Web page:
To achieve good performance in scientific and industrial software it is essential to review how data structures are designed inside the software and stored/loaded by the underlying programming language or machine. Although such design decisions might be beneficial in terms of readability and maintenance, it could significantly degrade performance if the way data is accessed and processed in the application does not match the data layout. There are multiple examples for a mismatch between data layout and access that might harm spatial locality of the access pattern including but not limited to the following: Arrays of Structure (AoS) or Memory layout of multi-dimensional arrays depending on the programming language.

Best-Practice(s): Spatial locality performance improvement ·

Very fine-grained tasks/chunks

The essential purpose of parallel programming is to reduce the runtime by dividing time-demanding computations among available resources. The granularity is an important aspect that is often overlooked. The amount of work assigned to a computational core/thread has to have a reasonable size so that the overhead caused by thread/core control does not degrade the performance. When the tasks or chunks are too small, this overhead can cost the same or even more time than the computation itself. In such a case, running a program in parallel may not bring any benefit or even can consume more time and resources than running as a single thread application.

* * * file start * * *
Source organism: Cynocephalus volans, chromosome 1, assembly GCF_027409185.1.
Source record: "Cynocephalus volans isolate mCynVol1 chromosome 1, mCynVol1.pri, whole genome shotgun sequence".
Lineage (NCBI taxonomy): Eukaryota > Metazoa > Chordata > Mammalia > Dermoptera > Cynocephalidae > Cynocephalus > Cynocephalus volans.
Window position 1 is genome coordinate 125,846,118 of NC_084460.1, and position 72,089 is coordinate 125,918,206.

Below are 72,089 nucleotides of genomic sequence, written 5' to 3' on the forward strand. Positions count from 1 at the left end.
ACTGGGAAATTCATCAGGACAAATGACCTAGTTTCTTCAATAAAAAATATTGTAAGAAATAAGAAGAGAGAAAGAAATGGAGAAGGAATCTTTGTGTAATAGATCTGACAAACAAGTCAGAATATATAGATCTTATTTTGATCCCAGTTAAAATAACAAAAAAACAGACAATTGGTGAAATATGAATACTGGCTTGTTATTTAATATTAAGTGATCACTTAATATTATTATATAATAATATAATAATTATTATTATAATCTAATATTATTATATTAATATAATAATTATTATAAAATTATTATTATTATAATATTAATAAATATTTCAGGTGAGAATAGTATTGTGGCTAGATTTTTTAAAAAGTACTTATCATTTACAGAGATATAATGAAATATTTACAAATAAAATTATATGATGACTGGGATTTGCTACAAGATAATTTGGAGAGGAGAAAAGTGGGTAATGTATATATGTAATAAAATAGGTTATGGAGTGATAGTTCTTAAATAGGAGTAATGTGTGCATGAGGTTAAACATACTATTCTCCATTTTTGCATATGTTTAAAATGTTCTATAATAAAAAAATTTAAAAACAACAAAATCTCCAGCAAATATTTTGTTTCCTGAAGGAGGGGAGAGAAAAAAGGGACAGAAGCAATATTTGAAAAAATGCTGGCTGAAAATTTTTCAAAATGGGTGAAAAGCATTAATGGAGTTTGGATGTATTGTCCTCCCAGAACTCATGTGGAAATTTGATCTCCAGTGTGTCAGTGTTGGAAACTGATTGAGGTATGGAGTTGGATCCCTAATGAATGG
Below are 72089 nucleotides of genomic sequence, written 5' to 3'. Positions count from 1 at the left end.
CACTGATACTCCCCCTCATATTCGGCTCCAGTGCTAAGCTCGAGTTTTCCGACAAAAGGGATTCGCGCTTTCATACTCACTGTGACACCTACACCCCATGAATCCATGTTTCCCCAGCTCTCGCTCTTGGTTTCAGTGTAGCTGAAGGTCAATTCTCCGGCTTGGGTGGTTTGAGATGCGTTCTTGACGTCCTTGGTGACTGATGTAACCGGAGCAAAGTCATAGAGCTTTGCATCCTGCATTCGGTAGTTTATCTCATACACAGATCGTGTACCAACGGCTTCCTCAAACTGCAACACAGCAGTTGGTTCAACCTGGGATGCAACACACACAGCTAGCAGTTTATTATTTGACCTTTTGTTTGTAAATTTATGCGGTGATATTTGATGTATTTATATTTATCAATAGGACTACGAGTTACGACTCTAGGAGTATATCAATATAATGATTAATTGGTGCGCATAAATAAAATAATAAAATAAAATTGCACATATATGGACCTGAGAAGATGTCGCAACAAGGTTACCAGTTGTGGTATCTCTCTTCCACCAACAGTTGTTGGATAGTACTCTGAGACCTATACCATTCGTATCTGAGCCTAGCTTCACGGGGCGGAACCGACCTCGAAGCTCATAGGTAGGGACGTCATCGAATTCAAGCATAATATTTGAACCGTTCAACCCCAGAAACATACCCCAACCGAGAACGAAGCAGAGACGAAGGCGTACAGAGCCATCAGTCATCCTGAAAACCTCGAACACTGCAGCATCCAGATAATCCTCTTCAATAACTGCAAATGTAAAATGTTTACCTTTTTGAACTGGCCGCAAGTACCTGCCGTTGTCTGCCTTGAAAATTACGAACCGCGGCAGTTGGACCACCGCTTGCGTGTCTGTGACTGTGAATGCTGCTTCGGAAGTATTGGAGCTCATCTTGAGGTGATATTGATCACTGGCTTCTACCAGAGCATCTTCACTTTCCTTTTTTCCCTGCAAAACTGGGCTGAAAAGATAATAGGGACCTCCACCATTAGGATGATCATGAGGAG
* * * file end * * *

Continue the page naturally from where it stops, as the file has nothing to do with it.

Best-Practice(s): Chunk/task grain-size trade-off (parallelism/overhead) ·

Writing unstructured data to linear file formats

Many applications cope with unstructured data, which result in unbalanced data distribution over processes. A simple example for this are particle simulations where particles are moved around between processes over time. So, when the simulation shall write the global state at the end - or in-between, e.g., for a checkpoint - each process will have a different number of particles. This makes it hard to write data efficiently to a file in a contiguous way. The same pattern can also be found, e.g., in applications using unstructured meshes with different number of elements per process.

Best-Practice(s): MPI-I/O with pre-computed offsets for each processes ·